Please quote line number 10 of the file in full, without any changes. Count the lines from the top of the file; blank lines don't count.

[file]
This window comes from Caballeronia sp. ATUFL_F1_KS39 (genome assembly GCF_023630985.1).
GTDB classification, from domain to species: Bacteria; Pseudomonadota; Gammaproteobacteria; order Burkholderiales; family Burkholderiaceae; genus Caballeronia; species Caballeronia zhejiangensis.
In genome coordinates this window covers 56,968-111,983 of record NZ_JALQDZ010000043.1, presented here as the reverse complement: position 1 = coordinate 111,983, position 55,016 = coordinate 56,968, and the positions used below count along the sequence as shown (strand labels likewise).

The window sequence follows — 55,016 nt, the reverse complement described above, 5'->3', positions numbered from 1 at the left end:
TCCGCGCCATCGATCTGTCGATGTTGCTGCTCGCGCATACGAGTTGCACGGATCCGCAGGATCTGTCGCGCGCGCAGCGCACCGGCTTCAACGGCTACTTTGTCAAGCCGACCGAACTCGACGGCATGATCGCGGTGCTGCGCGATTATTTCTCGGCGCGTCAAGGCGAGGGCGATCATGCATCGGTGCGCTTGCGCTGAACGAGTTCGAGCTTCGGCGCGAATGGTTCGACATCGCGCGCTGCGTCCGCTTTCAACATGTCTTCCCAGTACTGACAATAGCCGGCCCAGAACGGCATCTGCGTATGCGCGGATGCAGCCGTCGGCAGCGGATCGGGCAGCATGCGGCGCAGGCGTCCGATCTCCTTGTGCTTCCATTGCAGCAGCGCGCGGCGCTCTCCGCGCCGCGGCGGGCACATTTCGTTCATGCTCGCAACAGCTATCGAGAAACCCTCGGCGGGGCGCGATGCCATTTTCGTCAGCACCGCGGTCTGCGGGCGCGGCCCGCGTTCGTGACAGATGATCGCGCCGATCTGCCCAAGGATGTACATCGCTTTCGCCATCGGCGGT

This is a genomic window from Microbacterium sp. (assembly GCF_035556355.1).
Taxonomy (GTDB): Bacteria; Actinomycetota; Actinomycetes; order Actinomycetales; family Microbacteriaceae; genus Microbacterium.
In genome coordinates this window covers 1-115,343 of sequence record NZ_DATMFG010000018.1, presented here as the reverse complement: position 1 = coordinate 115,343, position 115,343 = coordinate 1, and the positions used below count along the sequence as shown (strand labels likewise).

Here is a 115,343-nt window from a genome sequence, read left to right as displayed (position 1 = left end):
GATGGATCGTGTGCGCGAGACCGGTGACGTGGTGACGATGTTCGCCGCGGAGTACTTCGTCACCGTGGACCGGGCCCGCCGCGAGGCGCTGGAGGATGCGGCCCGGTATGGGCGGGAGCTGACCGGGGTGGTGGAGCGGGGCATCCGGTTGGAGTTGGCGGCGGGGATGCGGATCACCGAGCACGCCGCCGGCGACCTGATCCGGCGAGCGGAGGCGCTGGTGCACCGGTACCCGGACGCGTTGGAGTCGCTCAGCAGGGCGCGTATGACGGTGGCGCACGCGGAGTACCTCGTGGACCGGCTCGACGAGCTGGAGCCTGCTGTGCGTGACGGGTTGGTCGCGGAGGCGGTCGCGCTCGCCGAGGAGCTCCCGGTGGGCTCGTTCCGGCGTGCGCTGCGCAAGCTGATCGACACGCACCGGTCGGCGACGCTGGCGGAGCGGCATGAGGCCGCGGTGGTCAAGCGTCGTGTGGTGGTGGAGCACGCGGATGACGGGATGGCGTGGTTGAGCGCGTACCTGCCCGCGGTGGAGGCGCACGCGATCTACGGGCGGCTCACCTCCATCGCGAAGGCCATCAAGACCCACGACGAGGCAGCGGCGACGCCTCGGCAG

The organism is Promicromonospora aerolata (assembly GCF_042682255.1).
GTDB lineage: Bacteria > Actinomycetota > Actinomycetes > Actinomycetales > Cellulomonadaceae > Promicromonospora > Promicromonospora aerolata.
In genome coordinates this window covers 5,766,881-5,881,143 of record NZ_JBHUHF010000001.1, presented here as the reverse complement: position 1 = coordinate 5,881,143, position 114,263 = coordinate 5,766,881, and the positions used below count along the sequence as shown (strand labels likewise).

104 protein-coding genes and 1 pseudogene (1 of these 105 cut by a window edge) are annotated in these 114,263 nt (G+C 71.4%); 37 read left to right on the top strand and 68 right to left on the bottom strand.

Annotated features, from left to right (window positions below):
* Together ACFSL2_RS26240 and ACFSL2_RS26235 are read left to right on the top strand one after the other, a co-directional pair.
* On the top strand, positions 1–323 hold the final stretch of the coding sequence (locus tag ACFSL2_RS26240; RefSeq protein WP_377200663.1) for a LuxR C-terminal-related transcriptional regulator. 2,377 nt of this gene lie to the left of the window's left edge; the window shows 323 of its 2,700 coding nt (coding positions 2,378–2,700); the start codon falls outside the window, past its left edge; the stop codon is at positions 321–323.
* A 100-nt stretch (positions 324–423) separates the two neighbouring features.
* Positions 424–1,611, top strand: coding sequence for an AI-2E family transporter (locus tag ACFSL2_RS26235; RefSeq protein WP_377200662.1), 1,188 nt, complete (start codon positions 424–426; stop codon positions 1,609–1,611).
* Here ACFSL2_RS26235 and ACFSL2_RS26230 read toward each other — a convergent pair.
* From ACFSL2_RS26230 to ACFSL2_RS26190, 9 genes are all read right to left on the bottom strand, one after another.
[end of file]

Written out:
GATGGATCGTGTGCGCGAGACCGGTGACGTGGTGACGATGTTCGCCGCGGAGTACTTCGTCACCGTGGACCGGGCCCGCCGCGAGGCGCTGGAGGATGCGGCCCGGTATGGGCGGGAGCTGACCGGGGTGGTGGAGCGGGGCATCCGGTTGGAGTTGGCGGCGGGGATGCGGATCACCGAGCACGCCGCCGGCGACCTGATCCGGCGAGCGGAGGCGCTGGTGCACCGGTACCCGGACGCGTTGGAGTCGCTCAGCAGGGCGCGTATGACGGTGGCGCACGCGGAGTACCTCGTGGACCGGCTCGACGAGCTGGAGCCTGCTGTGCGTGACGGGTTGGTCGCGGAGGCGGTCGCGCTCGCCGAGGAGCTCCCGGTGGGCTCGTTCCGGCGTGCGCTGCGCAAGCTGATCGACACGCACCGGTCGGCGACGCTGGCGGAGCGGCATGAGGCCGCGGTGGTCAAGCGTCGTGTGGTGGTGGAGCACGCGGATGACGGGATGGCGTGGTTGAGCGCGTACCTGCCCGCGGTGGAGGCGCACGCGATCTACGGGCGGCTCACCTCCATCGCGAAGGCCATCAAGACCCACGACGAGGCAGCGGCGACGCCTCGGCAG